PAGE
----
The Future of Our Multi-Cultural Societies

The Future of Our Multi-Cultural Societies

In a global World, many of our cities and larger urban areas are in reality the true picture of a 21st century multicultural society. International cities like Amsterdam, Berlin, London, Moscow, New York, Shanghai and Singapore are the face of the new global societies we live in.

How will our perceptions on multi-cultural societies change in this next decade?

People naturally move to seek a better life; this occurred in the 19th and 20th century America, and Europe, but also on a local scale within countries, as our urban centers expanded.

This movement also shaped our perceptions on what a multi cultural society looked and felt like. New York is a good example, where the majority of migrants did mix, adopt the culture but in some cases formed their own mono-cultural areas- which we still consider today -"multi-cultural."

In the 21st century many of our multi cultural cities are patchworks of a mono cultural world, as migrants prefer to live within their own communities, and often bring their own customs with them. This has forced us to look at the real meaning of multi-culture, and evaluate how a successful this type of society should be viewed.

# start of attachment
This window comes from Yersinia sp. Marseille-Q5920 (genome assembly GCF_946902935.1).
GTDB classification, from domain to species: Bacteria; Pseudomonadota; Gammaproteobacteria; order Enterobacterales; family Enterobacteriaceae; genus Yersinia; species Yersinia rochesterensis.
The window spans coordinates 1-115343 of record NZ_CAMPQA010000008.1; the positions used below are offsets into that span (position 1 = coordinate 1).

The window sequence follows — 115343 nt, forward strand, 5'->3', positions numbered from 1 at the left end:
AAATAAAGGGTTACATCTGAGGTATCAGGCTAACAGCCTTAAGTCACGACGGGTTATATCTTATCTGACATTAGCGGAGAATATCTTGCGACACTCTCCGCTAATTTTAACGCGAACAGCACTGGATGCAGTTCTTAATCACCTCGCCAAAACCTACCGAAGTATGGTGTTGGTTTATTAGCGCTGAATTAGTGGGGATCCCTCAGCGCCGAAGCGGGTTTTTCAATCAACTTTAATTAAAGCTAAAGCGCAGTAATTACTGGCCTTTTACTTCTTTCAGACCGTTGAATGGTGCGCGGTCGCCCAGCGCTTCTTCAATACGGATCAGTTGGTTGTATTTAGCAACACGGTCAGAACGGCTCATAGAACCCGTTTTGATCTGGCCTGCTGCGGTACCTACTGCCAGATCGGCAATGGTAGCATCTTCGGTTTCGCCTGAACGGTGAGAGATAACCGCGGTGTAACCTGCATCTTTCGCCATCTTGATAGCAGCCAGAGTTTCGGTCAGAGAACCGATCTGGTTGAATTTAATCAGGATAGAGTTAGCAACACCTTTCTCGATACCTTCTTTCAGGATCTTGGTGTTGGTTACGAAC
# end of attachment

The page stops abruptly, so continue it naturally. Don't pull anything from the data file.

The acceptance of the local language and a marriage between members of both cultures are two essential ingredients of a multi-ethnic society. The fusion of the food we eat, and the clothes we wear also should be considered another ingredient to create a successful melting pot.

Economic change and welfare reforms are making many people who live in these urban areas question whether this really works, when in some cases new migrants and local people live apart from each other. This has divided Berlin, London and Paris, which all face pressure to rethink what really are the true aspects of a multi-cultural society?

What is the future of Multi-Cultural Societies?

The most successful people have actually embraced the idea of a global society. A surprisingly wide range of business & political leaders are married to a partner from a different country, speak several languages, and are at home in several cultures.

The least successful people are often mono-culturally minded, and prefer to stay in their own communities, whilst failing to accept other cultural influences. This reality is the borderline between a successful society, and one that becomes angry, divisive and discontent.

Multi-cultural societies do work in a global economy, but the perception of a 21st century society that embraces this ideal, should take in the account of encouraging the blending of all cultures into one melting pot.

The future of a multi- cultural society could be seen in the streets of our international cities in the future, and many people are watching how austerity measures will affect the cities of Berlin, London, and New York.

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